June 3, 2019
It is with a heavy heart that I share the news that longtime Creighton University School of Medicine professor and eminent cancer researcher Henry T. Lynch, MD, died yesterday at the age of 91. A memorial Mass is scheduled for June 10, at 10 a.m., at St. John’s Church.
Lynch was the founder and director of the Hereditary Cancer Center at Creighton, which opened in 1984, and dedicated his life to cancer research, especially hereditary cancers.
His early research in the 1960s into whether cancer may have a genetic cause was pioneering, and initially dismissed by the medical establishment. It was widely believed, at the time, that environmental factors were the primary cause.
Lynch persisted, creating a hereditary cancer registry at Creighton that now includes the cancer histories of more than 3,000 families. His work demonstrated patterns of cancer syndromes through multiple generations of families.
He and collaborating researchers went on to definitively identify several genetic cancer syndromes and make invaluable connections between different types of cancers that were not known to be related.
In 1984, the term “Lynch syndrome” was coined to recognize his contributions in identifying a strain of hereditary nonpolyposis colon cancer. His identification of the Lynch syndrome provided a more accurate prediction of a patient’s risk for the disease, allowing for earlier detection and treatment.
In addition, Lynch was the first in the world to discover the hereditary breast-ovarian cancer syndrome, a finding that affects countless hereditary breast-ovarian cancer-prone families. This discovery led to the identification of BRCA mutations for diagnosis of hereditary breast cancer.
Lynch came to Creighton in 1967 and, in addition to his work with the Hereditary Cancer Center, served as chairman of Creighton’s Department of Preventive Medicine and Public Health. In 2004, he was named the inaugural holder of the Charles F. and Mary C. Heider Endowed Chair in Cancer Research. He lectured nationally and internationally, and was widely recognized for his groundbreaking work. He published more than 850 manuscripts and authored more than a dozen books. He served on the editorial board of Anticancer Research-International Journal of Cancer Research and Treatment, and advisory boards of Critical Reviews in Oncogenesis and the Journal of Tumor Marker Oncology.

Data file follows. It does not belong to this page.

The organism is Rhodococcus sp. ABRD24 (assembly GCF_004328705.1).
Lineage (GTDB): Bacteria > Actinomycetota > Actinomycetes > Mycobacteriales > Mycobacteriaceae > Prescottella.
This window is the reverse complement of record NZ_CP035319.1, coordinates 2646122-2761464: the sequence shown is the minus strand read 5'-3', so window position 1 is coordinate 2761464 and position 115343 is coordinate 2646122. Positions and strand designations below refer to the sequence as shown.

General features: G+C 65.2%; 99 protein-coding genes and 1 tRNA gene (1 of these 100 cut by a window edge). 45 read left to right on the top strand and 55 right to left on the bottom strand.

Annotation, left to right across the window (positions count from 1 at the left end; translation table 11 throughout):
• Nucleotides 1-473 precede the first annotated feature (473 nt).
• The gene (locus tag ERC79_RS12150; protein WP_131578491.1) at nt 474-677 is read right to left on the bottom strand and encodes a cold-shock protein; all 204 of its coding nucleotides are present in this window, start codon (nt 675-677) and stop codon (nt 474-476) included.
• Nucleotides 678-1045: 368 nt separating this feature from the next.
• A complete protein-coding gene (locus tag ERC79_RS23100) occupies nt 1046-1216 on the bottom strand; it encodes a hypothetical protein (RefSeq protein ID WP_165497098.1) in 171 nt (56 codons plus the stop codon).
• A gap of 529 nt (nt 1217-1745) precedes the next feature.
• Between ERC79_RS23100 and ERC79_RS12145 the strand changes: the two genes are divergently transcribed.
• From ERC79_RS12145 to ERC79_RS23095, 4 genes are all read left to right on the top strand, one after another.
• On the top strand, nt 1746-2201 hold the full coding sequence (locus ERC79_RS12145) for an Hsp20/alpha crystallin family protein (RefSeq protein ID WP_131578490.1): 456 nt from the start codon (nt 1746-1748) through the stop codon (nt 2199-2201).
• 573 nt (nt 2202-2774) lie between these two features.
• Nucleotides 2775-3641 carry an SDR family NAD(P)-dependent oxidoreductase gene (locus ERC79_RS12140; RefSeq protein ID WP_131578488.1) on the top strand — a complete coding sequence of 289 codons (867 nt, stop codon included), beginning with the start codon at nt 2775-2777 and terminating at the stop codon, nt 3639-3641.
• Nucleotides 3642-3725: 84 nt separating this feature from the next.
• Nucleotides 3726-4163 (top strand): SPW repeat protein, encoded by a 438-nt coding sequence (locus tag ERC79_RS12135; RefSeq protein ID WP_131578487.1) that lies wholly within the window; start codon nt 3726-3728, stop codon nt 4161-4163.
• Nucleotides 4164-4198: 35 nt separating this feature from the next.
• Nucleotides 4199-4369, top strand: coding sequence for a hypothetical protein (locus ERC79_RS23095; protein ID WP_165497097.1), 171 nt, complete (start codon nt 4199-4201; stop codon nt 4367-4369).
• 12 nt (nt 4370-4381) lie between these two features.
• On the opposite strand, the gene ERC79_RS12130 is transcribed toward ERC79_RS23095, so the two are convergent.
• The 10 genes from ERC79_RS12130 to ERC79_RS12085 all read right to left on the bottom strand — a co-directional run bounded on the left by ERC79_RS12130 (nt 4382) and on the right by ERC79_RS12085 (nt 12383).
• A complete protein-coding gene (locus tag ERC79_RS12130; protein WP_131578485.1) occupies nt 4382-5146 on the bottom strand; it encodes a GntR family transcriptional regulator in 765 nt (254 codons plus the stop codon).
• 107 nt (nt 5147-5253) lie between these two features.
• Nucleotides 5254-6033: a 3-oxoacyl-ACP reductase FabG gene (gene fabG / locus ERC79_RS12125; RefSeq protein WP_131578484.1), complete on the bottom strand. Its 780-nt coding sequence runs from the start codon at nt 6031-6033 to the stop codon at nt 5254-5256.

In May, he was honored by OncLive, a digital platform of resources for practicing oncologists with a suite of internationally recognized publications, as one of 15 “Giants of Cancer Care” for his lifetime of research in genetics and cancer prevention. In 2017, he was presented the inaugural Luminary Award from the Ruesch Center for the Cure of Gastrointestinal Cancers. His lifetime of teaching and research into hereditary cancer also earned him a distinguished “fellowship” designation from the American College of Physicians (ACP) and the Walter J. O’Donohue Award from the ACP’s state chapter. He received awards from the American Cancer Society, the American Society of Clinical Oncology, and Susan G. Komen. In 2015, the Dr. Henry T. Lynch Symposium was held in Omaha, as both a tribute to the Creighton researcher and as an international gathering of scientists in hereditary cancer.
In September 2015, CHI Health announced that the cancer centers at two of its hospitals — Immanuel Medical Center and Bergan Mercy Medical Center — would be named the Henry Lynch Cancer Centers in his honor.
Lynch was a Creighton institution and loved his work. One story from the 1980s tells of Lynch, who had injured his back, being wheeled into class on a gurney to deliver a lecture. His path to scientist was also something of legend. Born in Lawrence, Massachusetts, Lynch grew up in Depression-era New York and used an older cousin’s identification to join the U.S. Navy at 16. He served as a gunner on a Marine ship in the Pacific during World War II.
After being discharged from the military in 1946, Lynch stepped into the ring as a professional boxer – where he gained the nickname “Hammerin’ Hank.” He would return to school in the late 1940s, earning bachelor’s, master’s, and medical degrees and conducting doctoral work in human genetics.
Dr. Lynch was preceded in death by his wife, Jane, a psychiatric nurse, who assisted him in his research – which included travels across the nation and around the world, conducting studies and collecting data. He is survived by their three children, Patrick Lynch, JD’75, MD’83, and his wife, Mary Tribulato Lynch, MD’79, of Houston, Kathy Pinder and her husband, Pat, of Corona, California, and Ann Kelly and her husband, Jim, of Redondo Beach, California, and several grandchildren.
At 6-foot-5, Lynch was a towering figure at Creighton – in more ways than one. He was humble in spirit, deeply passionate in his work, and gracious to all. With his passing, we join a wide community of colleagues, researchers, patients, students, and health professionals who not only mourn his loss, but are eternally grateful for his dedication, zest for life, and commitment to serving humanity.
Rev. Daniel S. Hendrickson, SJ, PhD